This week's parasha, Emor, begins with the verse:
וַיֹּאמֶר ה' אֶל־מֹשֶׁה אֱמֹר אֶל־הַכֹּהֲנִים בְּנֵי אַהֲרֹן וְאָמַרְתָּ אֲלֵהֶם לְנֶפֶשׁ לֹא־יִטַּמָּא בְּעַמָּיו:
And G-d said to Moshe: Say to the Kohanim (priests), the sons of Aharon,
and you shall say to them,
"[Each of] you shall not become ritually impure to a dead person from among his people."
Rashi identifies a scriptural anomaly and asks why this verse uses the term "say" twice. He says "Emor v'Amarta" (say and say): in addition to telling the priests themselves to observe these laws, Moshe warned the adult priests about educating their children to observe the laws, as well.
The literal meaning of this verse is that priests should be careful about maintaining their spiritual purity, and the adults have a responsibility to teach their children about these priestly duties.
On a broader level, we can interpret this as a general statement about the responsibility of Jewish adults to teach their children the basic principles of our faith and their duties as Jews. But this broader lesson must be about more than just reminding parents to teach their children of the differences between right and wrong and how to live as a Jew...because that lesson should have been taught right after receiving the Torah at Mt. Sinai, back in the Book of Shemot (Exodus). Moreover, why would we learn such an important general lesson from the relatively narrow context of laws for the Kohanim?
Even Avraham understood the importance of educating his descendants. In Parashat Vayiera (Bereisheet/Genesis 18:19), G-d praises Avraham "because he commands his children and his household after him to keep the way of G-d, doing charity and justice." So what does our verse in Emor add? This must come to teach us something even greater than what Avraham did.
The rabbis suggest that there is a hint in Rashi's language, which he paraphrases from the Talmud, when he says. "Warn the adults about teaching their children." The Hebrew word for "warn" is "L'hazhir." This word is very similar to the word "Zohar," which means enlightenment. The adults in our lesson are encouraged to teach in a manner that adds light and clarity.
Now we can also see why this important lesson is best derived from the responsibilities of the Kohanim/priests. Their role is to inspire and nurture the spiritual health of the Jewish people. Their educational enlightenment serves as a symbol for the enduring educational traditions and values of our faith. The goal of adults should not be limited to teaching children in general terms, but also to raising them up so that they can reach their highest potential and become fully-formed members of the Jewish people, passing on our traditions and values from generation to generation without fail.
Today, the 11th day of Iyar, corresponding this year to May 19, is the first yahrtzeit for Morton J. Macks, zichrono l'vracha (of blessed memory).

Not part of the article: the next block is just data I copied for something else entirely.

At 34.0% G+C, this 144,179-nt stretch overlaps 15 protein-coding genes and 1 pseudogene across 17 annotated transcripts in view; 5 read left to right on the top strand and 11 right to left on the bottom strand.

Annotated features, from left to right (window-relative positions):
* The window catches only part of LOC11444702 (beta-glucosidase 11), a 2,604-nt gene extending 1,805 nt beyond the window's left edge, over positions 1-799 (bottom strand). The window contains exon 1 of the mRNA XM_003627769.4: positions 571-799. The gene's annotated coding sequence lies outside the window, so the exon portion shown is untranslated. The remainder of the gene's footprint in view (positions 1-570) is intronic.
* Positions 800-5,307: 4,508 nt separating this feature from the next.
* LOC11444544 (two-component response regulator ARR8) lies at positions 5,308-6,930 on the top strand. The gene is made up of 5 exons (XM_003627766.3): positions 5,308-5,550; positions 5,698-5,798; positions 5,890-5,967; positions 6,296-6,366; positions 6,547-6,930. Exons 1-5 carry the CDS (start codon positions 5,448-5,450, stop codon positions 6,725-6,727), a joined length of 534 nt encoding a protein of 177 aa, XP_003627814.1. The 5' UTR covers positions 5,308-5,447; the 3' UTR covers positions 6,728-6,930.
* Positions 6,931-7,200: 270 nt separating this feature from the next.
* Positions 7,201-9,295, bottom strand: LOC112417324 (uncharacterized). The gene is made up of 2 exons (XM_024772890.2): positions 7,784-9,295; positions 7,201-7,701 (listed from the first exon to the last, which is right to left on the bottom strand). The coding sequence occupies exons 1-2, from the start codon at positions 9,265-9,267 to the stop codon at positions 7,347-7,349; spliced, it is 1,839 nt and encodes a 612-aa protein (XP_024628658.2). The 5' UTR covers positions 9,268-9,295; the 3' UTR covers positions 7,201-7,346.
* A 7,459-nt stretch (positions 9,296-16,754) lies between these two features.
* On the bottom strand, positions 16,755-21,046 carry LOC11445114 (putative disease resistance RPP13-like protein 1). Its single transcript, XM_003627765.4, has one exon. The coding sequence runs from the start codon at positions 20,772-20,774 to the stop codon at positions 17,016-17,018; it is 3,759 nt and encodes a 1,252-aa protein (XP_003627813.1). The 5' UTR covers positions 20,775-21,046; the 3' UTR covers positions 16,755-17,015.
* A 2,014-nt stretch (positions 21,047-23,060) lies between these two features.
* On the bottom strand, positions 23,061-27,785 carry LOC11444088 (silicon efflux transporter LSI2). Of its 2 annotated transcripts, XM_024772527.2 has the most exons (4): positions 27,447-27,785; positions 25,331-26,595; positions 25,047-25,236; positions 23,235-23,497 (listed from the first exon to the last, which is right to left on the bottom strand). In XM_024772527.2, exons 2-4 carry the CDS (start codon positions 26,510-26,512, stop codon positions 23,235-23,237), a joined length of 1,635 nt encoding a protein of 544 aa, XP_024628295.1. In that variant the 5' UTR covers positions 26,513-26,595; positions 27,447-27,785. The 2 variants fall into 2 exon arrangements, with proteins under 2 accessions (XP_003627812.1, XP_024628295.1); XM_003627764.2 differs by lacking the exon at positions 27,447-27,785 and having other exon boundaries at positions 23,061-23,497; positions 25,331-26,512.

Together with his wife Louise, Morty was a tireless advocate for Jewish education in Baltimore. He gave generously of his time and resources to support the expansion of Jewish educational opportunities in our community precisely as the Kohanim were directed: to ensure that adults do everything they can to guarantee that younger generations will learn about their people, their traditions, their mutual responsibilities and their destiny to be a holy people.
Morty's many philanthropic and leadership commitments included Beth Tfiloh Congregation and Community Day School, Beth Israel Congregation and religious school and Capital Camps. He was an active leader at The Associated, where he served as trustee and Campaign Chair, inspiring others to give by setting an impressive and powerful example. He and Louise made a major capital commitment to the Associated which resulted in the CJE becoming renamed as the Louise D. and Morton J. Macks Center for Jewish Education.
All of that would be enough to mark this occasion and mention the praise that Morty deserves. But he did more. He talked the talk and walked the walk. He was an honorary Kohen. He taught his children and grandchildren about the importance of assuming leadership roles in the Jewish community. He modeled this behavior daily in his own life, and it is clear that the lessons have been heeded by the next two generations of Macks progeny. As his daughter, Genine, has said, "He changed the landscape of Jewish education in Baltimore and beyond," and we are all still inspired by his example.
May Morty's memory serve as a blessing for his family, friends and the entire community. May his family be ever-inspired by the examples of his generosity and the stories about his life experiences which produced such a beloved and honorable leader.
Source: Sefer HaSichot, 5750
Best wishes to all for a Shabbat Shalom!